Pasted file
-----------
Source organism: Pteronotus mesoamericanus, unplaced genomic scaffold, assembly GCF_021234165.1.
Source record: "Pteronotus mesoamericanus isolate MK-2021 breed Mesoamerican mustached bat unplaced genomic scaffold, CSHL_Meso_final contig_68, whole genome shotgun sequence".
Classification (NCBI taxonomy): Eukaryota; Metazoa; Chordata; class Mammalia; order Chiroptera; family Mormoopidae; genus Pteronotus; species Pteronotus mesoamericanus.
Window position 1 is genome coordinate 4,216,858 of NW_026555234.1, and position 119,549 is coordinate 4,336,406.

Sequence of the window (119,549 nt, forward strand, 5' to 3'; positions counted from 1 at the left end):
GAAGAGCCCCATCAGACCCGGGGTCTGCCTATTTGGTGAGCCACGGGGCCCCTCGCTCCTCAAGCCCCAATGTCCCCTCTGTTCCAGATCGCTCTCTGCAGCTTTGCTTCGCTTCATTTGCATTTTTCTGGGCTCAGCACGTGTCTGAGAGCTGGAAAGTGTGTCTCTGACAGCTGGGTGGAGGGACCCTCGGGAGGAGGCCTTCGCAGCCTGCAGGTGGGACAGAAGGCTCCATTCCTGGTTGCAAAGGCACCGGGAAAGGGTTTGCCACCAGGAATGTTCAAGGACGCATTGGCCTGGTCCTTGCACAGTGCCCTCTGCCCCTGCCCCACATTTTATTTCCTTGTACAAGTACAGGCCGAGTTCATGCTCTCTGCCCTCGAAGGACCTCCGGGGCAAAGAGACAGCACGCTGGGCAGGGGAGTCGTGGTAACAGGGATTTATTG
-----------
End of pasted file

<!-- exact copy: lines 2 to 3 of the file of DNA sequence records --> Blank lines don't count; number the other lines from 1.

Source record: "Pteronotus mesoamericanus isolate MK-2021 breed Mesoamerican mustached bat unplaced genomic scaffold, CSHL_Meso_final contig_68, whole genome shotgun sequence".
Classification (NCBI taxonomy): Eukaryota; Metazoa; Chordata; class Mammalia; order Chiroptera; family Mormoopidae; genus Pteronotus; species Pteronotus mesoamericanus.